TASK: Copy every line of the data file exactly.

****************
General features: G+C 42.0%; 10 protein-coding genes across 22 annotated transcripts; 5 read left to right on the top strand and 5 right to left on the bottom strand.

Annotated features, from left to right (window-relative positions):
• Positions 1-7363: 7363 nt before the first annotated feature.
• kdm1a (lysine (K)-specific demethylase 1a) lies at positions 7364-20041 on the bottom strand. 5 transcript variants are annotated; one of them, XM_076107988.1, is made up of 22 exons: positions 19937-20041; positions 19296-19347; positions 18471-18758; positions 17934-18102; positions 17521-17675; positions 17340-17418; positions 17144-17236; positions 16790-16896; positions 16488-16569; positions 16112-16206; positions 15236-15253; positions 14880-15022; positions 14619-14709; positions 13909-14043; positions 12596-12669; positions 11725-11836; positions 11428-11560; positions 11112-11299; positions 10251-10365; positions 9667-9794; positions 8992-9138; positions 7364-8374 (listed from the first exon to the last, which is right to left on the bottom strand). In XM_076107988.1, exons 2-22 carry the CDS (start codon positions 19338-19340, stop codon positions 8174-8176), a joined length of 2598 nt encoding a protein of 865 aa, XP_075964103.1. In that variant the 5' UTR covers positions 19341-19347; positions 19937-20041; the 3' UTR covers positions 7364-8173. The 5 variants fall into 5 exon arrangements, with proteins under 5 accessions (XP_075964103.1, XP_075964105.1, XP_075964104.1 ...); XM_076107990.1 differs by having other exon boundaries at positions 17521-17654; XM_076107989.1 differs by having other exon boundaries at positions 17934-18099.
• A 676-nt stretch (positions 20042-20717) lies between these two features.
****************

General features: G+C 42.0%; 10 protein-coding genes across 22 annotated transcripts; 5 read left to right on the top strand and 5 right to left on the bottom strand.

Annotated features, from left to right (window-relative positions):
• Positions 1-7363: 7363 nt before the first annotated feature.
• kdm1a (lysine (K)-specific demethylase 1a) lies at positions 7364-20041 on the bottom strand. 5 transcript variants are annotated; one of them, XM_076107988.1, is made up of 22 exons: positions 19937-20041; positions 19296-19347; positions 18471-18758; positions 17934-18102; positions 17521-17675; positions 17340-17418; positions 17144-17236; positions 16790-16896; positions 16488-16569; positions 16112-16206; positions 15236-15253; positions 14880-15022; positions 14619-14709; positions 13909-14043; positions 12596-12669; positions 11725-11836; positions 11428-11560; positions 11112-11299; positions 10251-10365; positions 9667-9794; positions 8992-9138; positions 7364-8374 (listed from the first exon to the last, which is right to left on the bottom strand). In XM_076107988.1, exons 2-22 carry the CDS (start codon positions 19338-19340, stop codon positions 8174-8176), a joined length of 2598 nt encoding a protein of 865 aa, XP_075964103.1. In that variant the 5' UTR covers positions 19341-19347; positions 19937-20041; the 3' UTR covers positions 7364-8173. The 5 variants fall into 5 exon arrangements, with proteins under 5 accessions (XP_075964103.1, XP_075964105.1, XP_075964104.1 ...); XM_076107990.1 differs by having other exon boundaries at positions 17521-17654; XM_076107989.1 differs by having other exon boundaries at positions 17934-18099.
• A 676-nt stretch (positions 20042-20717) lies between these two features.